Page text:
Real Estate Articles

7 Strategies to Increase ROI on Keeper Properties by Reducing Vacancy | By: Robyn Thompson

7 Strategies to Increase ROI on Keeper Properties by Reducing Vacancy

  1. Do Your Homework Before You Buy

Location, Location, Location… Search out the areas that have low vacancy rates.  Talk to local realtors, property managers, and seasoned investors who have been renting units for over a decade before you take the plunge and buy a property.

For example, I want to own property were supply of rental properties is low and the demand is high.  I own properties in a town where the schools are in the Top 50 Schools in America.  Demand for rental property is high and my average days on market to rent are usually less than 2 weeks.

  1. Price Your Property Correctly

It is important to have the competitive edge in rent for tenants.  Look at the other rentals in the MLS and on various rental sites (www.rentals.com, www.rent.com, and www.forrent.com).  If you offer a good price compared to the competing properties, it will rent faster than the other properties.

  1. Make Sure Your Property is in Drop Dead Gorgeous Condition

All tenants want to live in a really nice home and when they are happy there, they don’t move.  I had a tenant in Connecticut that loved their kitchen and bath in my rental property and lived there for 12 ½ years!  The house was in such great condition when I rented it to her that I never stepped foot into the house during the entire time that she rented from me.

  1. Go After Long Term Leases with Tenants

This is why I usually don’t raise the rents on my tenants at the end of the first year when the lease expires.  I usually offer a 2 years lease with no rental increase as long as the tenants pay on time every month.  The longer the tenant stays in the house, the deeper their roots go into the neighborhood and community.  The worry of costly vacancy will be avoided for more than 24 months.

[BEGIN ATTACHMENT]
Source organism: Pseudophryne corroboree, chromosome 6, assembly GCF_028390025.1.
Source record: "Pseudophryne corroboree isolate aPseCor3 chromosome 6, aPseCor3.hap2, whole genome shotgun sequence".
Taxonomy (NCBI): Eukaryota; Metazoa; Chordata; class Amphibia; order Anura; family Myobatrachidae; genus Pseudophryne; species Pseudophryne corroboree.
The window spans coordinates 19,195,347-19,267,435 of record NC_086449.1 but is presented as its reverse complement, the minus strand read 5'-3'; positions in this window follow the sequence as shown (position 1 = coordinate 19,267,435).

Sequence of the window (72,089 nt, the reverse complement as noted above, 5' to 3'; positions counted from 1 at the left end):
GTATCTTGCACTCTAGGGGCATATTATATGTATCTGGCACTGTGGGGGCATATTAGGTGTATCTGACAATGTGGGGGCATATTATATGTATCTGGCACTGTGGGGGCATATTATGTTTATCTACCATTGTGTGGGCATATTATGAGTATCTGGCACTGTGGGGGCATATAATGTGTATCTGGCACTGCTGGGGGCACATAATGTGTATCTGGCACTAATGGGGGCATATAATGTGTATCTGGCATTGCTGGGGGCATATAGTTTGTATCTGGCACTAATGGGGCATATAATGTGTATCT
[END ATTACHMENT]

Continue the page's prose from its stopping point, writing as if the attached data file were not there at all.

1. Respond Quickly to Tenant Requests

When a tenant calls about a clogged toilet, an air conditioning that is not cooling, or any other malfunction, then the landlord or property manager should respond quickly.  Remember that unhappy tenants move.  Move outs are extremely costly for property owners. I have some properties that are over $2,000 per month.  Those vacancies hurt your profit margins greatly!  I like to have the maintenance person on site less than 24 hours for all minor issues.

  1. Don’t Wait Until the Last Minute Before the Tenant Moves Out

Start advertising before the tenant vacates so you have multiple new prospective renters ready and excited to look at the upcoming property.  I want to do a walk-through 2-3 weeks the tenants move out so I can have all the handymen and contractors lined up to do the necessary repairs the minute that the tenant moves out of the property!  Every day that the property is vacant, you are losing money!

  1. Lease with the Option to Buy

This option will attract a high caliber Rent to Own tenants who are looking to test drive a property prior to committing to home ownership.  In the Rent to Own situation, the tenant gets time to get accustomed to the neighborhood, schools, and surrounding areas without being rushed to buy a property.  They will be more likely to pay their rent in a timely manner to avoid losing their right to buy.  This strategy can also save the 6% in realtor commissions.  If the property is in an area that is appreciating rapidly, be careful not to set the option price too low because you want to get all the appreciation as the prices in the neighborhood climb upward.

www.GoREIA.com  (Greater Orlando Real Estate Investor Association) does not give legal, tax, economic, or investment advice. GOREIA disclaims all liability for the action or inaction taken or not taken as a result of communications from or to its members, officers, directors, employees and contractors. Each person should consult their own counsel, accountant and other advisors as to legal, tax, economic, investment, and related matters concerning Real Estate and other investments.   

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